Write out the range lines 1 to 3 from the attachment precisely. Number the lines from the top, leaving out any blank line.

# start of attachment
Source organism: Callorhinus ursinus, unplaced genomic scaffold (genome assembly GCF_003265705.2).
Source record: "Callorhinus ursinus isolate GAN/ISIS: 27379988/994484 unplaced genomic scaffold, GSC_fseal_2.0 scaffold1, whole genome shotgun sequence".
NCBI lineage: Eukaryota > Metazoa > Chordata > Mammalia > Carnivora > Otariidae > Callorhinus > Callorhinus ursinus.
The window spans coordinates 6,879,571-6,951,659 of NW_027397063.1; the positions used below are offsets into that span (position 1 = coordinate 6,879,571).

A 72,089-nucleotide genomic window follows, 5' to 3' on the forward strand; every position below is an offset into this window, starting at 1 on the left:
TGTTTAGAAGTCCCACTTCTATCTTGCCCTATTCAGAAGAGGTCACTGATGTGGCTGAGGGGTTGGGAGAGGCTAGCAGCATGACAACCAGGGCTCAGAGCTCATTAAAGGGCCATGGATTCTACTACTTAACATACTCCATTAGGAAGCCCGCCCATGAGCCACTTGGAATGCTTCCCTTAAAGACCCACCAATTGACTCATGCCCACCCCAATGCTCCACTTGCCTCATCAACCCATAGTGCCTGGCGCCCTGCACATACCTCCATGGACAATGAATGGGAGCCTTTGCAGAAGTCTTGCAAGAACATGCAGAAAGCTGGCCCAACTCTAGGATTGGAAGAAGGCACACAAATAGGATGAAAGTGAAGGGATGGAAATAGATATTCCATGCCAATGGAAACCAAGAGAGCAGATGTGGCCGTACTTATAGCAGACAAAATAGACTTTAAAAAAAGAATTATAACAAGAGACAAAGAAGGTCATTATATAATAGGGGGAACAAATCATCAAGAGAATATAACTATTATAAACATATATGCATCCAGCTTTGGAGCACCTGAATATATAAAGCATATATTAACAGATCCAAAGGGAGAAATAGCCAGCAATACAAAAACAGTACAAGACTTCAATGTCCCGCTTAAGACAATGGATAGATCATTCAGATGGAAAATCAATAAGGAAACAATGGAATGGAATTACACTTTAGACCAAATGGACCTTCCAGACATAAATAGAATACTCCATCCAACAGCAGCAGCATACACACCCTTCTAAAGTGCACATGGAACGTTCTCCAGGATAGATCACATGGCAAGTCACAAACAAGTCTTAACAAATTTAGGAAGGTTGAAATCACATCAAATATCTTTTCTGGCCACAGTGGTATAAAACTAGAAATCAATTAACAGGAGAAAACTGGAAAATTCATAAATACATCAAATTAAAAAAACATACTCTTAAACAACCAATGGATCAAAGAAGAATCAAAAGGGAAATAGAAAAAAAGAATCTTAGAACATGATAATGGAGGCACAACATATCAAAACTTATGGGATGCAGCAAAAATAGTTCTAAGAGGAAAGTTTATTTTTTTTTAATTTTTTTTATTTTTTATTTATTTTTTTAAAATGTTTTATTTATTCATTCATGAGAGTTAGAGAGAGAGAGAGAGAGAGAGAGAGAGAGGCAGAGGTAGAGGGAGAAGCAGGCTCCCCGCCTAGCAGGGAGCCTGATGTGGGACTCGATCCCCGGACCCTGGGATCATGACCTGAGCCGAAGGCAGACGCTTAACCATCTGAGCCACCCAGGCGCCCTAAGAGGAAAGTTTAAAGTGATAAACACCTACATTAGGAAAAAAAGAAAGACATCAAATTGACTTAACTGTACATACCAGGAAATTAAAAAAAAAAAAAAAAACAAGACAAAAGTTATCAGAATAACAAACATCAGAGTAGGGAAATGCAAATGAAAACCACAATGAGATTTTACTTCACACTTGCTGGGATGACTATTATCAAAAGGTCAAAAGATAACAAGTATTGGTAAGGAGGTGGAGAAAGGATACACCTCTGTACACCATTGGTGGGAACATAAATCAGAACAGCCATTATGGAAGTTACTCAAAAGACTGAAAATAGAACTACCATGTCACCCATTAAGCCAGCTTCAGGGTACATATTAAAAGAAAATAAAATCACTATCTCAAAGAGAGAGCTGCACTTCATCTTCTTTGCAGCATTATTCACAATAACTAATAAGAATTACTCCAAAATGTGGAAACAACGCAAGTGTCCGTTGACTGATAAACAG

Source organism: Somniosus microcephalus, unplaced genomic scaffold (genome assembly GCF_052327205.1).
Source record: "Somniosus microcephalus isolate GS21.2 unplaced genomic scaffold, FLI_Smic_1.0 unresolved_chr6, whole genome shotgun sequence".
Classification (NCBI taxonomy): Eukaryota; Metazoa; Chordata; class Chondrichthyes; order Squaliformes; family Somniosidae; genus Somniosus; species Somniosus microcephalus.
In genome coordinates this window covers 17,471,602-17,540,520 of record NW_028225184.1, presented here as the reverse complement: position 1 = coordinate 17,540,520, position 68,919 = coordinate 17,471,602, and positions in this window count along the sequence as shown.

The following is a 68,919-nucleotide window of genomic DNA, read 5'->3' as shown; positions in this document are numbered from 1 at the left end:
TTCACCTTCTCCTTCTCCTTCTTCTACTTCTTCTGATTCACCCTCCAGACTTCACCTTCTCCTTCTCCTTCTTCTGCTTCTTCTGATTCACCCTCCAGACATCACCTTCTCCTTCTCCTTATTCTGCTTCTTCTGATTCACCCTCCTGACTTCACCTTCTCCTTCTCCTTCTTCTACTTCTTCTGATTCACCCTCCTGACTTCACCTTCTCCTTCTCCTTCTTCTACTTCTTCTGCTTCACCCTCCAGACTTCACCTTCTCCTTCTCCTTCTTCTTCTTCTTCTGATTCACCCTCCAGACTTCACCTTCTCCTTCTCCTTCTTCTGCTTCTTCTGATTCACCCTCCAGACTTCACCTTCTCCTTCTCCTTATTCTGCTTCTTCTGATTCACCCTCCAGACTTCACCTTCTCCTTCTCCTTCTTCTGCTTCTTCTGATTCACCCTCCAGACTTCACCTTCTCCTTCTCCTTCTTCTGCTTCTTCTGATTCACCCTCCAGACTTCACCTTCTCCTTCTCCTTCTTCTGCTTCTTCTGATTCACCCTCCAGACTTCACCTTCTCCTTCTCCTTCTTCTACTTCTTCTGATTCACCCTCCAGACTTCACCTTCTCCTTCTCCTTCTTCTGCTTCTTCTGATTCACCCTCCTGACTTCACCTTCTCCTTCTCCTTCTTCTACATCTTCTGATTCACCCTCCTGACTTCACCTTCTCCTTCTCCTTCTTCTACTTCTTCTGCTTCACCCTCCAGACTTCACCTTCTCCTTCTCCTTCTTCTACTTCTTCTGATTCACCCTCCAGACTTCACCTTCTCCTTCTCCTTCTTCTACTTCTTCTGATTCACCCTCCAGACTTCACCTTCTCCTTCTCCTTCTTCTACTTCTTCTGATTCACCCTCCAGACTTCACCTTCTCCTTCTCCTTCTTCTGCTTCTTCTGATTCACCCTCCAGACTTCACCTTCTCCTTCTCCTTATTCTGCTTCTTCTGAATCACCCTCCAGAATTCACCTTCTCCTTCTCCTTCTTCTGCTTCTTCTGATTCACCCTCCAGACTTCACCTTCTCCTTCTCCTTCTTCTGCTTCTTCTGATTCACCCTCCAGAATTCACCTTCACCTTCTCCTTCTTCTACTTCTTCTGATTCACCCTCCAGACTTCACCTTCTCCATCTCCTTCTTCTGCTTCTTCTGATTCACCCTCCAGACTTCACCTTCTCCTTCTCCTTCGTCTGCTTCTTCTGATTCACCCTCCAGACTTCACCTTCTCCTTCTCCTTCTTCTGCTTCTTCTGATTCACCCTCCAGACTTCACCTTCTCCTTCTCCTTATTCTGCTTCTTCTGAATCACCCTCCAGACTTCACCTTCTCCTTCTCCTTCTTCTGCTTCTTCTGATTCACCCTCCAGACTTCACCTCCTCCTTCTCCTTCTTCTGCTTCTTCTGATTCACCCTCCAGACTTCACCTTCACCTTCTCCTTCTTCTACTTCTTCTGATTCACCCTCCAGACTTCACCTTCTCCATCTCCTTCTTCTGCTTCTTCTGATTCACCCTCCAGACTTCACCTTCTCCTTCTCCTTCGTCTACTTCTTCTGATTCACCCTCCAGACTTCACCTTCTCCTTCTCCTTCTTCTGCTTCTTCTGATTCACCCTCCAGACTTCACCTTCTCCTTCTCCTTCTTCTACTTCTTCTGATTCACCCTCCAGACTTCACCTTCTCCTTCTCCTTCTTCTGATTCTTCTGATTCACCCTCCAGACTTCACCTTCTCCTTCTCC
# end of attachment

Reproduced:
Source organism: Callorhinus ursinus, unplaced genomic scaffold (genome assembly GCF_003265705.2).
Source record: "Callorhinus ursinus isolate GAN/ISIS: 27379988/994484 unplaced genomic scaffold, GSC_fseal_2.0 scaffold1, whole genome shotgun sequence".
NCBI lineage: Eukaryota > Metazoa > Chordata > Mammalia > Carnivora > Otariidae > Callorhinus > Callorhinus ursinus.